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Joanna Bresee


Publications by Joanna Bresee (bibliography)

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Mazurek, Michelle L., Arsenault, J. P., Bresee, Joanna, Gupta, Nitin, Ion, Iulia, Johns, Christina, Lee, Daniel, Liang, Yuan, Olsen, Jenny, Salmon, Brandon, Shay, Richard, Vaniea, Kami, Bauer, Lujo, Cranor, Lorrie Faith, Ganger, Gregory R. and Reiter, Michael K. (2010): Access control for home data sharing: evaluating social acceptability. In: Proceedings of ACM CHI 2010 Conference on Human Factors in Computing Systems 2010. pp. 645-654. http://doi.acm.org/10.1145/1753326.1753421

As digital content becomes more prevalent in the home, non-technical users are increasingly interested in sharing that content with others and accessing it from multiple devices. Not much is known about how these users think about controlling access to this data. To better understand this, we conducted semi-structured, in-situ interviews with 33 users in 15 households. We found that users create ad-hoc access-control mechanisms that do not always work; that their ideal policies are complex and multi-dimensional; that a priori policy specification is often insufficient; and that people's mental models of access control and security are often misaligned with current systems. We detail these findings and present a set of associated guidelines for designing usable access-control systems for the home environment.

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Kelley, Patrick Gage, Cesca, Lucian, Bresee, Joanna and Cranor, Lorrie Faith (2010): Standardizing privacy notices: an online study of the nutrition label approach. In: Proceedings of ACM CHI 2010 Conference on Human Factors in Computing Systems 2010. pp. 1573-1582. http://doi.acm.org/10.1145/1753326.1753561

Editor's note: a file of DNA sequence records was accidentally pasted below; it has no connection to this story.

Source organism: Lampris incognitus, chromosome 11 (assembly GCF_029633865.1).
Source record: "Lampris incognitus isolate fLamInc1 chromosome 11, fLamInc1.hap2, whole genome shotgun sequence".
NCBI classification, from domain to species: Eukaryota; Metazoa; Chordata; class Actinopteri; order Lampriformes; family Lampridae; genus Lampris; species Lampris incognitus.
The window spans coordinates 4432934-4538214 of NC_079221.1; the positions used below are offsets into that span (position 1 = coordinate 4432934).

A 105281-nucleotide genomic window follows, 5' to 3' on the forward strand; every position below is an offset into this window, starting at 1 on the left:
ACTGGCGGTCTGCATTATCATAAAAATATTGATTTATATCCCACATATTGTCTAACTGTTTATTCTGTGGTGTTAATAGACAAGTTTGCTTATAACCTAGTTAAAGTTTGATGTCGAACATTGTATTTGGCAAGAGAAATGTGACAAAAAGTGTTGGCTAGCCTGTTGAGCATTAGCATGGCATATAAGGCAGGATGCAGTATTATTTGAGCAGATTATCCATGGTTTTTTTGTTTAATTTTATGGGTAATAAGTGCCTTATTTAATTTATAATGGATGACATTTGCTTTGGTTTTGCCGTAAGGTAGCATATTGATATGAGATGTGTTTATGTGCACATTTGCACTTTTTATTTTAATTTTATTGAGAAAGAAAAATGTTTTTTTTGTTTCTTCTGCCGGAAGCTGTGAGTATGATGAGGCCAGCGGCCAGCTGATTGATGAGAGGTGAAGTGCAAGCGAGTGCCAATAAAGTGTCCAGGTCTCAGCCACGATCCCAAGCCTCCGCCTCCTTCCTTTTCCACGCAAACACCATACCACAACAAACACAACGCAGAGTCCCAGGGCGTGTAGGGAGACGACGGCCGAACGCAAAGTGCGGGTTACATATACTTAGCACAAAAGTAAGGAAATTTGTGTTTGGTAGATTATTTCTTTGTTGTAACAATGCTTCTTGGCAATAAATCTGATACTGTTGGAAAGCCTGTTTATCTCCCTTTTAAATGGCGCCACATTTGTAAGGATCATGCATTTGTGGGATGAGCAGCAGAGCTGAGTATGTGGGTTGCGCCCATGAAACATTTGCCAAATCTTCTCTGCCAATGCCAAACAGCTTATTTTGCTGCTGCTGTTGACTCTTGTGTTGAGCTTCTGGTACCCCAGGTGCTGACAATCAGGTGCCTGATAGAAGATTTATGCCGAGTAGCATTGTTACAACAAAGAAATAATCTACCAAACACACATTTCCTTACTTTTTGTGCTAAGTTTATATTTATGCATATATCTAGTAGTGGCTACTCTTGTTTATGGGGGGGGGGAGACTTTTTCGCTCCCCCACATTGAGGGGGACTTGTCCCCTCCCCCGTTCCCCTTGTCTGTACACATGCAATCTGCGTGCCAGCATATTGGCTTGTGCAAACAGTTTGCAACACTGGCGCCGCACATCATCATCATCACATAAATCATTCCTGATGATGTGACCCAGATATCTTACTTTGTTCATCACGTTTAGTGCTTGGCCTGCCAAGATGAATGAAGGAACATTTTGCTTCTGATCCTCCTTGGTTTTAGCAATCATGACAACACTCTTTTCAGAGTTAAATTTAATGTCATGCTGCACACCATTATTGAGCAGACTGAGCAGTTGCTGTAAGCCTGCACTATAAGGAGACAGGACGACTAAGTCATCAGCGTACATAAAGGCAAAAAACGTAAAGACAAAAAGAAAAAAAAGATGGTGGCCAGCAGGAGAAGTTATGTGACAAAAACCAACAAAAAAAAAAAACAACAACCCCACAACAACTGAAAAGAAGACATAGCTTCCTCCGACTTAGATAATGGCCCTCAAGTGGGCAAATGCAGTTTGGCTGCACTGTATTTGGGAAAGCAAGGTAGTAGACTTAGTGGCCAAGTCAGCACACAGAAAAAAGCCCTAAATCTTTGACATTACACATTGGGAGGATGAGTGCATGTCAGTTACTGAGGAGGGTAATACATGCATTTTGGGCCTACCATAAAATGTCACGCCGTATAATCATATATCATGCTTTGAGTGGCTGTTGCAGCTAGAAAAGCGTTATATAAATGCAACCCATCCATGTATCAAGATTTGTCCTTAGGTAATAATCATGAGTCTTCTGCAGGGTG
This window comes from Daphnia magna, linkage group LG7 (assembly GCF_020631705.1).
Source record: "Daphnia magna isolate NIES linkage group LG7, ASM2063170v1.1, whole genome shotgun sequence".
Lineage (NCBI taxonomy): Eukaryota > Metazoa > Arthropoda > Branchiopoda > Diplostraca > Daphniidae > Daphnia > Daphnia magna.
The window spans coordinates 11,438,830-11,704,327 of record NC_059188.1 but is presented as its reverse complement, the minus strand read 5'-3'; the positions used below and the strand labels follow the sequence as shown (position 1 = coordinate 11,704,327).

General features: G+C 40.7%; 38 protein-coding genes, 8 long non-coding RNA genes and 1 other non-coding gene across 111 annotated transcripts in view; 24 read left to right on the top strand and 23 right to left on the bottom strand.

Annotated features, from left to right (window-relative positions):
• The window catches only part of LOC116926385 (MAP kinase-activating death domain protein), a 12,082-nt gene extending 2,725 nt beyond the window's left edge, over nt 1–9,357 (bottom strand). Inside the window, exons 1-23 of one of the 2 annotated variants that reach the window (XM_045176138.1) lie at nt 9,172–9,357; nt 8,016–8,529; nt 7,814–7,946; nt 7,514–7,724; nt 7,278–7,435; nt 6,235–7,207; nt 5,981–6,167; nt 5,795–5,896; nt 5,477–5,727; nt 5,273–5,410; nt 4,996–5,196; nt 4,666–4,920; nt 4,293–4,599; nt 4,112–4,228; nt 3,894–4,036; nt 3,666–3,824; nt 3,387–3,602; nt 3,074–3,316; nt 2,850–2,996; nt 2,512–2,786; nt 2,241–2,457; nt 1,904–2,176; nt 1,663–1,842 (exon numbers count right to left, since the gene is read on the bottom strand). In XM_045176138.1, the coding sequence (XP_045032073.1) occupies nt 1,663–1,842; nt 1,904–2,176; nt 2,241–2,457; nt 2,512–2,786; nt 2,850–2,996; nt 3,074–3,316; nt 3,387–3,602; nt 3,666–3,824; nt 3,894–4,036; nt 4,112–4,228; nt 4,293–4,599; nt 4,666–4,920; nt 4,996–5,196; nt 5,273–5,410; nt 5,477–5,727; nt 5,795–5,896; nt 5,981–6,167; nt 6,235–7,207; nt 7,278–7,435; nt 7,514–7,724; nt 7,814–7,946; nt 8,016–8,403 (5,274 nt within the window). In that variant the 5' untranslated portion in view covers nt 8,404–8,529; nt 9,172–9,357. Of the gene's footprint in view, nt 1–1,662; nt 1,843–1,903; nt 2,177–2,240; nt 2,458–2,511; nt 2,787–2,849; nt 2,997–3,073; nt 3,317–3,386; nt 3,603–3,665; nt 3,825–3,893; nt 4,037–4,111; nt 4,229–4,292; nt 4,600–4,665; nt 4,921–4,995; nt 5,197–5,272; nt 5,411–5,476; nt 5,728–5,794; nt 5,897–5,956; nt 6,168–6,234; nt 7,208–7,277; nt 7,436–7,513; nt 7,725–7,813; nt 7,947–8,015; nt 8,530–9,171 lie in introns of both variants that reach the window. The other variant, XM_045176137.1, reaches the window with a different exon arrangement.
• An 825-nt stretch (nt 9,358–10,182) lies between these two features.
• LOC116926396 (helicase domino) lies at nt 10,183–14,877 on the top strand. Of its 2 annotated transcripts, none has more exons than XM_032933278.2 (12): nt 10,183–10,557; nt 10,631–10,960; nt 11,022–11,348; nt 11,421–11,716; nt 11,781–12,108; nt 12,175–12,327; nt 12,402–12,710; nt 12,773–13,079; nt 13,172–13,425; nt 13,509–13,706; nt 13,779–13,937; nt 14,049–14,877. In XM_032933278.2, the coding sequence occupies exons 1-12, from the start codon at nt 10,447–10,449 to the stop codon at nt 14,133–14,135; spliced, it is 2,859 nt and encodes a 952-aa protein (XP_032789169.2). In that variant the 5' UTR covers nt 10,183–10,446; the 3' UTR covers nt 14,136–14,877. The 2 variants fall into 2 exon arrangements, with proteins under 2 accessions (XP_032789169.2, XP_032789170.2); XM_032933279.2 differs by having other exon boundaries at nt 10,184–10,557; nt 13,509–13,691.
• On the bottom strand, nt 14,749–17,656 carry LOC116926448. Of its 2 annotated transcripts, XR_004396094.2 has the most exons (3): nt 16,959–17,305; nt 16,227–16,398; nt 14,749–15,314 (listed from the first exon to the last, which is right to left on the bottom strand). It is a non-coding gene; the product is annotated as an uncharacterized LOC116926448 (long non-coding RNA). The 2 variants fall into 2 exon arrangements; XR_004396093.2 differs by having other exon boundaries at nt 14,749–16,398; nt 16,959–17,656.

Earlier work has shown that consumers cannot effectively find information in privacy policies and that they do not enjoy using them. In our previous research we developed a standardized table format for privacy policies. We compared this standardized format, and two short variants (one tabular, one text) with the current status quo: full text natural-language policies and layered policies. We conducted an online user study of 764 participants to test if these three more-intentionally designed, standardized privacy policy formats, assisted by consumer education, can benefit consumers. Our results show that standardized privacy policy presentations can have significant positive effects on accuracy and speed of information finding and on reader enjoyment of privacy policies.

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Kelley, Patrick Gage, Bresee, Joanna, Cranor, Lorrie Faith and Reeder, Robert W. (2009): A "nutrition label" for privacy. In: Proceedings of the 2009 Symposium on Usable Privacy and Security 2009. p. 4. http://doi.acm.org/10.1145/1572532.1572538

We used an iterative design process to develop a privacy label that presents to consumers the ways organizations collect, use, and share personal information. Many surveys have shown that consumers are concerned about online privacy, yet current mechanisms to present website privacy policies have not been successful. This research addresses the present gap in the communication and understanding of privacy policies, by creating an information design that improves the visual presentation and comprehensibility of privacy policies. Drawing from nutrition, warning, and energy labeling, as well as from the effort towards creating a standardized banking privacy notification, we present our process for constructing and refining a label tuned to privacy. This paper describes our design methodology; findings from two focus groups; and accuracy, timing, and likeability results from a laboratory study with 24 participants. Our study results demonstrate that compared to existing natural language privacy policies, the proposed privacy label allows participants to find information more quickly and accurately, and provides a more enjoyable information seeking experience.

© All rights reserved Kelley et al. and/or ACM Press

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